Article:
We're looking at it from an artistic point of view. How do we make it still seem frenetic and off the chain, but also something that we can deal with from a strength point of view? It'll be interesting to see where that challenge takes us.
It also allows me to be able to do stuff like this solo thing. It's high-energy right now, but when it gets to the point where I want to tame it down a little bit, I have songs that I can lean into and let them do the heavy lifting for me.
This is probably the closest to the real me as a performer that I've been in my whole career. Because obviously with Slipknot, it's really one side of the genre. With Stone Sour, I was being held back because of certain people in the band. But with this, there are no limitations, and I can do music carte blanche as far as genre goes and performance goes. I have a band that can play anything, which is just criminal. It's really, really cool. I'm just really fortunate to be in the place where I am right now.
Photo: Kevin Mazur/WireImage
How Hole Moved Beyond The Grunge Scene By Going Pop On 'Celebrity Skin'
As Hole's pop-leaning album, 1998's 'Celebrity Skin,' turns 25, GRAMMY.com looks back at the concept album which pushed Hole from the fringes of the mainstream to four-time GRAMMY-nominated success.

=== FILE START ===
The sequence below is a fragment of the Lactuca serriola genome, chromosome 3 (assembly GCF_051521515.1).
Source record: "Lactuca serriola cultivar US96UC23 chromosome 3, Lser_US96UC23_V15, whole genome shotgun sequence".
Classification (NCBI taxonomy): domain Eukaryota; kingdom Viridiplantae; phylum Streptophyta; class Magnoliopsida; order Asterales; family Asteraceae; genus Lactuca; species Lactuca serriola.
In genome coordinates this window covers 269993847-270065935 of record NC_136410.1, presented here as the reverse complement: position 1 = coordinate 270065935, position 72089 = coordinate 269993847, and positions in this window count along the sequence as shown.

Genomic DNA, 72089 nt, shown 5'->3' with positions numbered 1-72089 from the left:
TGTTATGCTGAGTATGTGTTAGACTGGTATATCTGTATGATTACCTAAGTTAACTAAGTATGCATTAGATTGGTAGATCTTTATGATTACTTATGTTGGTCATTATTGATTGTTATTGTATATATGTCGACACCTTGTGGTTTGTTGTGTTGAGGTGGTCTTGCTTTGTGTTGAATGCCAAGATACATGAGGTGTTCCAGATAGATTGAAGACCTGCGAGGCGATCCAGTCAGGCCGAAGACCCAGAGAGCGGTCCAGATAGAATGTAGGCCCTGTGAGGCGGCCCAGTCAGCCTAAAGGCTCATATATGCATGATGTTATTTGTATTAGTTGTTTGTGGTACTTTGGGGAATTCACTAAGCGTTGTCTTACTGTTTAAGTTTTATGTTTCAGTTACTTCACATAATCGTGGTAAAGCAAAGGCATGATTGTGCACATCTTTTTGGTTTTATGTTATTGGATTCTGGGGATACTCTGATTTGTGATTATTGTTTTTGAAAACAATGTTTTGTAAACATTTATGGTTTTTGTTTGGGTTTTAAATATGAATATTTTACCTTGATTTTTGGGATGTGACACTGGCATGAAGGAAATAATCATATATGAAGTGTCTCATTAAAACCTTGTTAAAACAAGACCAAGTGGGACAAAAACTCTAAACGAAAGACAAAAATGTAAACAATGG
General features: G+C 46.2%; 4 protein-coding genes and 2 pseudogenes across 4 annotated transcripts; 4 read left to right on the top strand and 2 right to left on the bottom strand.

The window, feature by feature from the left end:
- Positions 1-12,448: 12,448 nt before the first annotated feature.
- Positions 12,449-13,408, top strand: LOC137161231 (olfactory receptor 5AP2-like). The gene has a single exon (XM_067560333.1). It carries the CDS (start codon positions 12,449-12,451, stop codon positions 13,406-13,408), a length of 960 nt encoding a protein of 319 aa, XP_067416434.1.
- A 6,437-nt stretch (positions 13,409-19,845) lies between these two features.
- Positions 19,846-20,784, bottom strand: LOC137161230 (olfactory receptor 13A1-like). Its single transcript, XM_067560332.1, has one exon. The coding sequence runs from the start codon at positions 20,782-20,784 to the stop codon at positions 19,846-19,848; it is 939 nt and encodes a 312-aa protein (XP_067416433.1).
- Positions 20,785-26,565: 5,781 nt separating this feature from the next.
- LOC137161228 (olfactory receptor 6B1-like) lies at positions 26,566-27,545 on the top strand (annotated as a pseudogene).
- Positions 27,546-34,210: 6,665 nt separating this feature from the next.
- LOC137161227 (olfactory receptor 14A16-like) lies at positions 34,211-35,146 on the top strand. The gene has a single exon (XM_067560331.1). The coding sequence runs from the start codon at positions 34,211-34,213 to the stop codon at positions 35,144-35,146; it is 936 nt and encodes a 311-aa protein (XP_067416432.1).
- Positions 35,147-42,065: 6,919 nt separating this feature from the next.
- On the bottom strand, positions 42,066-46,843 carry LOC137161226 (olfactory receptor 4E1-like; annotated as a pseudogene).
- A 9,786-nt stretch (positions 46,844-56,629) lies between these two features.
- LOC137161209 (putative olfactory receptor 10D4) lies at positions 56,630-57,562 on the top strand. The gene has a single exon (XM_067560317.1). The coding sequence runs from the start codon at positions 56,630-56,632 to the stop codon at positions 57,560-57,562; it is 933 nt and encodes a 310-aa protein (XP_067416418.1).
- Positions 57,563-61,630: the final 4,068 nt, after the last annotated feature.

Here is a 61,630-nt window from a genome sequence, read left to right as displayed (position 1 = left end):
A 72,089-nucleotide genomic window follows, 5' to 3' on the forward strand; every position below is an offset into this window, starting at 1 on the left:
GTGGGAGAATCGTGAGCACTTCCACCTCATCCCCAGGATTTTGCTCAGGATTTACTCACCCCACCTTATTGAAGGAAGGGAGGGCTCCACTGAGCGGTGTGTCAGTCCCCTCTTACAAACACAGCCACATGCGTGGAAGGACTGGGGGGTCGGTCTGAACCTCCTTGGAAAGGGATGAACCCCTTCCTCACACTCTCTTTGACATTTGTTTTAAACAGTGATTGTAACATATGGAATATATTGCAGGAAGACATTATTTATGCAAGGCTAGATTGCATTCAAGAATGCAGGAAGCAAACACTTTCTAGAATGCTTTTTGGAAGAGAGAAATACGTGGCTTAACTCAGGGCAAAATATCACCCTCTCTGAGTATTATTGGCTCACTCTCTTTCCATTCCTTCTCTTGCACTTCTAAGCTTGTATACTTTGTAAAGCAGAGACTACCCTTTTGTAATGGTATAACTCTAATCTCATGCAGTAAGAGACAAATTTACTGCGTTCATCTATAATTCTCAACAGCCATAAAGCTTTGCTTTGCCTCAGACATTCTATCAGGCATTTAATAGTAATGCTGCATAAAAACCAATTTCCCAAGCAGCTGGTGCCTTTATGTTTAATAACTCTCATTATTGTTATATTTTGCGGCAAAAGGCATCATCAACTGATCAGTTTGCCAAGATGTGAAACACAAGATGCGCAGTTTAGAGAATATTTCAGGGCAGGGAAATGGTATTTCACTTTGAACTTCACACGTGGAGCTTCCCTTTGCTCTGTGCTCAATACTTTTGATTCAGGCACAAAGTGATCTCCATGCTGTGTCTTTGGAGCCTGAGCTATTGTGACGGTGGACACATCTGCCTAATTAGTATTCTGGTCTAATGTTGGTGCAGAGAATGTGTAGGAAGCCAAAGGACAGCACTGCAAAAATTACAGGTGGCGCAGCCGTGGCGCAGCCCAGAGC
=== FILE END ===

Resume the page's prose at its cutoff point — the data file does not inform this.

Upon the release of Hole's third album, 1998's Celebrity Skin, guitarist Eric Erlandson revealed to Spin the biggest worry he and founding member Courtney Love had in their early days: "that Hole could not be a mainstream band, and we wanted to be popular enough and sell enough records." Within the space of 12 months, such fears had unequivocally been put to bed.
Indeed, Celebrity Skin sold 86,000 copies in its first week to become the group's first Top 10 entry on the Billboard 200. It also picked up four GRAMMY nominations including Best Rock Album, spawned two Hot 100 hits and shifted more than 1.4 million copies in the United States alone. Suddenly a band whose first three singles were titled "Retard Girl," "Dicknail" and "Teenage Whore" had become part of the MTV elite.